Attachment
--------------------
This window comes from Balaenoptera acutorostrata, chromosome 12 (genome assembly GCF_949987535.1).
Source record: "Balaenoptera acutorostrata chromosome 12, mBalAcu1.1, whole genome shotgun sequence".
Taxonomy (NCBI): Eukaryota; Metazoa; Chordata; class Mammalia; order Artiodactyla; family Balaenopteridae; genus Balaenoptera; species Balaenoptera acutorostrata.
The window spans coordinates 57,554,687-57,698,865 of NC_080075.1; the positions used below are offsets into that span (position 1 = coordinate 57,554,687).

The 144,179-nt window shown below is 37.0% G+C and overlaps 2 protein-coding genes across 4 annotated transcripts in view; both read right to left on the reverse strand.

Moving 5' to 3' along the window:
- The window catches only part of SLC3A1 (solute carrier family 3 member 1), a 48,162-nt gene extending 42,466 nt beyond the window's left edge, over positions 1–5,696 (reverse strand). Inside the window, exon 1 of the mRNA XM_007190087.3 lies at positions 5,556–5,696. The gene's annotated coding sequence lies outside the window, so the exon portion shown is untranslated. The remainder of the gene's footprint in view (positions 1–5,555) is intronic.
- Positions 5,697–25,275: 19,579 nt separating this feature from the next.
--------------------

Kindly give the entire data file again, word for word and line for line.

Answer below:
This window comes from Balaenoptera acutorostrata, chromosome 12 (genome assembly GCF_949987535.1).
Source record: "Balaenoptera acutorostrata chromosome 12, mBalAcu1.1, whole genome shotgun sequence".
Taxonomy (NCBI): Eukaryota; Metazoa; Chordata; class Mammalia; order Artiodactyla; family Balaenopteridae; genus Balaenoptera; species Balaenoptera acutorostrata.
The window spans coordinates 57,554,687-57,698,865 of NC_080075.1; the positions used below are offsets into that span (position 1 = coordinate 57,554,687).

The 144,179-nt window shown below is 37.0% G+C and overlaps 2 protein-coding genes across 4 annotated transcripts in view; both read right to left on the reverse strand.

Moving 5' to 3' along the window:
- The window catches only part of SLC3A1 (solute carrier family 3 member 1), a 48,162-nt gene extending 42,466 nt beyond the window's left edge, over positions 1–5,696 (reverse strand). Inside the window, exon 1 of the mRNA XM_007190087.3 lies at positions 5,556–5,696. The gene's annotated coding sequence lies outside the window, so the exon portion shown is untranslated. The remainder of the gene's footprint in view (positions 1–5,555) is intronic.
- Positions 5,697–25,275: 19,579 nt separating this feature from the next.